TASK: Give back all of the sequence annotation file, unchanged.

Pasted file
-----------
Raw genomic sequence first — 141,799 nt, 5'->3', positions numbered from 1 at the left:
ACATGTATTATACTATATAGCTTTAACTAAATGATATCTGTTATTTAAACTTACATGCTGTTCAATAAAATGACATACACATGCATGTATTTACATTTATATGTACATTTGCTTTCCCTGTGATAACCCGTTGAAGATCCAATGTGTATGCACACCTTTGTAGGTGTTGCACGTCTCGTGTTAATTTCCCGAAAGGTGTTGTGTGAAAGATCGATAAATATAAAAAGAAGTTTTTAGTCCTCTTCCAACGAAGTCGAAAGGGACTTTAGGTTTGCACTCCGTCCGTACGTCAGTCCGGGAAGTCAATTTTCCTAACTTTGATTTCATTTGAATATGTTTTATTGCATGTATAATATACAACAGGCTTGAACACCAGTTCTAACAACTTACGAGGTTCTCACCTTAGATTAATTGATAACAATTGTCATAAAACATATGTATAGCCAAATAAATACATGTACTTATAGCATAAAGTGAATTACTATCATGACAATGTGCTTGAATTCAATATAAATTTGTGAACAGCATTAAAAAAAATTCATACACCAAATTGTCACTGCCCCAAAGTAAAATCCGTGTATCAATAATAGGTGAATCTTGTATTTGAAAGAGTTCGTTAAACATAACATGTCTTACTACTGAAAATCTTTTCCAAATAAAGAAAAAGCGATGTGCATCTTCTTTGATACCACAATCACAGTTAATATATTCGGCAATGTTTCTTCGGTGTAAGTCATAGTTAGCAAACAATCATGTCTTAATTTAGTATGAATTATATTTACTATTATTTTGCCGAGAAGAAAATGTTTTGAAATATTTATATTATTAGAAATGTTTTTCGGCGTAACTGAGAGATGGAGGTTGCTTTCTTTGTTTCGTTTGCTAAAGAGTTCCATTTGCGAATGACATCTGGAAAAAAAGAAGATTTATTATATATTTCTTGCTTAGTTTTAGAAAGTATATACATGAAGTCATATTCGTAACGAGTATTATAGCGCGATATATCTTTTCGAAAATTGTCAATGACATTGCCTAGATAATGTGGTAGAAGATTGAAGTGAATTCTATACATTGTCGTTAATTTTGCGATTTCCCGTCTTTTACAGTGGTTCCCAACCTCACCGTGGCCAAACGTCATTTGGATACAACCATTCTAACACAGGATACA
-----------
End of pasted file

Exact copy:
Raw genomic sequence first — 141,799 nt, 5'->3', positions numbered from 1 at the left:
ACATGTATTATACTATATAGCTTTAACTAAATGATATCTGTTATTTAAACTTACATGCTGTTCAATAAAATGACATACACATGCATGTATTTACATTTATATGTACATTTGCTTTCCCTGTGATAACCCGTTGAAGATCCAATGTGTATGCACACCTTTGTAGGTGTTGCACGTCTCGTGTTAATTTCCCGAAAGGTGTTGTGTGAAAGATCGATAAATATAAAAAGAAGTTTTTAGTCCTCTTCCAACGAAGTCGAAAGGGACTTTAGGTTTGCACTCCGTCCGTACGTCAGTCCGGGAAGTCAATTTTCCTAACTTTGATTTCATTTGAATATGTTTTATTGCATGTATAATATACAACAGGCTTGAACACCAGTTCTAACAACTTACGAGGTTCTCACCTTAGATTAATTGATAACAATTGTCATAAAACATATGTATAGCCAAATAAATACATGTACTTATAGCATAAAGTGAATTACTATCATGACAATGTGCTTGAATTCAATATAAATTTGTGAACAGCATTAAAAAAAATTCATACACCAAATTGTCACTGCCCCAAAGTAAAATCCGTGTATCAATAATAGGTGAATCTTGTATTTGAAAGAGTTCGTTAAACATAACATGTCTTACTACTGAAAATCTTTTCCAAATAAAGAAAAAGCGATGTGCATCTTCTTTGATACCACAATCACAGTTAATATATTCGGCAATGTTTCTTCGGTGTAAGTCATAGTTAGCAAACAATCATGTCTTAATTTAGTATGAATTATATTTACTATTATTTTGCCGAGAAGAAAATGTTTTGAAATATTTATATTATTAGAAATGTTTTTCGGCGTAACTGAGAGATGGAGGTTGCTTTCTTTGTTTCGTTTGCTAAAGAGTTCCATTTGCGAATGACATCTGGAAAAAAAGAAGATTTATTATATATTTCTTGCTTAGTTTTAGAAAGTATATACATGAAGTCATATTCGTAACGAGTATTATAGCGCGATATATCTTTTCGAAAATTGTCAATGACATTGCCTAGATAATGTGGTAGAAGATTGAAGTGAATTCTATACATTGTCGTTAATTTTGCGATTTCCCGTCTTTTACAGTGGTTCCCAACCTCACCGTGGCCAAACGTCATTTGGATACAACCATTCTAACACAGGATACA